Wednesday, June 10, 2009

My flickr Experiment




I am amazed at how resistant I am to trying new things! Specifically I am talking about using social media and the Internet. I believe in the Internet, I rely tremendously on technology, was a very early adopter of Photoshop and digital capture, and yet I still resist a lot of the new and even not-so-new developments.
I am writing this because I have just dipped my toe in yet another pool of water…flickr. I am not thrilled about the prospect of spending time learning something else that may or may not work for me (when I would rather be spending the time making my images). But I guess as part of my ongoing growth, and my determination to keep my career in stock photography a healthy one, it is in my best interests to forge ahead and familiarize myself with another part of this stock-photo-Internet puzzle. After all, Getty is mining flickr, I have encountered a number of Art Directors who peruse flickr, and certainly gazillions of people log on to flickr just to look at photos!

So I just opened a Flicker account and uploaded five images. In the beginning I am just uploading my funny anthropomorphic animal pictures. Most of these images are not with any agency, and the ones that are with a stock agency are with Kimball Stock where they are available as non-exclusive rights managed images. If I choose to license the images myself I can still do so.

Now What? I decided to do a search to see how long it would take to find one of my images. I searched under “massage” and “cats” since one of the images I upload was one of my “Animal Antics” images of one cat giving another a massage. Well, it didn’t take long! My image was the second one that showed up! It was however uploaded by someone else. It was also the fourth one, and the seventh one, and…a lot more times as I looked deeper and deeper, but nowhere was my name ever mentioned, and I gave up searching before I found the one I uploaded. Not exactly the most encouraging start to my flickr experiment!

It seems pointless to try and police my copyright in these cases…it will just use up my time and there certainly isn’t any compensation to be gained. What I did do was to leave a comment on several of my pirated images that the image in question was mine and that they could see more of my work at my website (I included my URL). If nothing else, maybe I can use the misappropriation of my images to help direct traffic to my site. Time will tell! If any of you have any suggestions about how to use flickr to promote your photography business, or how to deal with infringement of this kind, I’d love to hear it!

11 comments:

stockfotografie said...

Hi John,

thanks for sharing this experiment. Quite frightening your results. Thats why I only upload my images with my web-adress as watermark.

John Lund said...

stockfotografie,

Has flickr helped your business in any way?

Goodpoint, I forgot to have at least my copyright notice on those images!

Thanks!
John

Dan Marsh said...

There's not much you can do to totally protect your photos, once they're up on the net.

If I'm going to upload one of my better, and saleable, photos to flickr, then I'll just keep it to a small size which won't be of much use in a commercial situation.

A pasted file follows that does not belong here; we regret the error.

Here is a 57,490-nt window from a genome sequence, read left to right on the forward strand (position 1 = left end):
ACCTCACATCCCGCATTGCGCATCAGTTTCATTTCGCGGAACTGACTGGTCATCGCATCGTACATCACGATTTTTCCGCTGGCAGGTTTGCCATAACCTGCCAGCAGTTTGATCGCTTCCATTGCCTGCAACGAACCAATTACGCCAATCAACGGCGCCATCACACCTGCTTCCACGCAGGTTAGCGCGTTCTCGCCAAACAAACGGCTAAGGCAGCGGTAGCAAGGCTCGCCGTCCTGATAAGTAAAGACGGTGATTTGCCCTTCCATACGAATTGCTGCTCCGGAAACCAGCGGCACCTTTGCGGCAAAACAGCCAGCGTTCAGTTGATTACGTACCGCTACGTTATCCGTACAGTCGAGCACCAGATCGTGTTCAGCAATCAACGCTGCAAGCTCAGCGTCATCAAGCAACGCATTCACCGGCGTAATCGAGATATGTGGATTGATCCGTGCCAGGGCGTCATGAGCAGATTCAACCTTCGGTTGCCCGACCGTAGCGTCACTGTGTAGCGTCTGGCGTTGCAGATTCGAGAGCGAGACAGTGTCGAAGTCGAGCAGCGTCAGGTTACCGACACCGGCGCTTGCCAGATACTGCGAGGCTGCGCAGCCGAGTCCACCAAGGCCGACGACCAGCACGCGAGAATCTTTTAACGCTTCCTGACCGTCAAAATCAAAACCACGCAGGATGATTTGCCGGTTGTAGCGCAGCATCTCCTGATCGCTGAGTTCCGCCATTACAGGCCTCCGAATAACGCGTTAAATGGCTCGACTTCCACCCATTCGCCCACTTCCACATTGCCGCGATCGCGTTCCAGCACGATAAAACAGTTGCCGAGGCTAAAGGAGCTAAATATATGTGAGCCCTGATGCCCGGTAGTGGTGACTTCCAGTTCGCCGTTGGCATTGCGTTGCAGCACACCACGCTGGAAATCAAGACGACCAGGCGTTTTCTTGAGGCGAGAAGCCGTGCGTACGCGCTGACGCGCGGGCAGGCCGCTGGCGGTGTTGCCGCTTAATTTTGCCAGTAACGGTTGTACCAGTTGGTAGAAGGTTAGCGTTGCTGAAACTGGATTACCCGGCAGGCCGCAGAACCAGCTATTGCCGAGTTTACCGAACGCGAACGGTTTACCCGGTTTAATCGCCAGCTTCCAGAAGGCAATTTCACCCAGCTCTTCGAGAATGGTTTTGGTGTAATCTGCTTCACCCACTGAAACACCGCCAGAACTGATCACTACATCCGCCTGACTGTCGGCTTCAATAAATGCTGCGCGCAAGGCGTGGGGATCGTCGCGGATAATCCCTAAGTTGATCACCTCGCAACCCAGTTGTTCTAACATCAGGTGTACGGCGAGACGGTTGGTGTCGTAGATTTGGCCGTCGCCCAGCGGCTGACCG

It's also worth putting your name in the IPTC info.

Joe P. said...

John... Funny, I had the same thought last week. I, too, opened a flickr account because I'd heard the same things you had. Given a little time, there may be some $$$$.

Joe

John Lund said...

Dan,

I usually put my info in the IPTC and put my copyright notice on the front, but forgot to this time...oh well!

John

John Lund said...

Joe,

Keep me posted if you see any results...I'll do the same. Quite an adventure we are all living these days!

John

Robert Grubba said...

Hi John!

Unfortunately, I have to tell You that Your image (from that post) was probably used without Your permission maaaaany times... I checked it via TinEye - 494 hits in the internet scanned by TinEye (what about all the rest of it?). A lot, isn't it?

http://tineye.com/search/251ee57d02a10d8e6678d2baa0becf952bf2f7d2


I'm maybe not as experienced stock photographer as You are (just few years), but I do not think that RF and Micro are good ideas. An unlimited usage given by the RF licence (not only micro) is a shoot in own knee... Let's say, that buyer pays 400$ for RF licence, and he can use it ultimately in his future projects/designs.

What about micro? It's even worse - if You give something for free, like RF licence (almost free, You have few bucks from it), the buyer will not treat You seroiusly.

Cheers,

Robert Grubba said...

sorry for the micro and RF issues, It should be in previous post... I've read a lot of Your posts today, and believed it was here... ehh :/

John Lund said...

Robert,

Yeah, that seems to be a popular image...oh well!

In regards to your comments on RF and Micro...yes, I agree. The one exception is that RF can make you a lot of money, and the quandry for me is that in some cases you will make more money off an RF image than an RM image. So do you ignore that reality?

John

Robert Grubba said...

No I do not ignore that, but with my more unique shots I allways use RM licensing. Usually I set the RF license to all the images that are relatively easy to reproduce.

Cheers,
Robert

John Lund said...

Robert,

We are pretty much on the same page. However, what Tom Grill is pointing out, and what some of my own experience verifies, is that some, I repeat some, high-production value RF images can earn more as RF images than as RM images. Not all, but some.... The trick is figuring out which ones!

John

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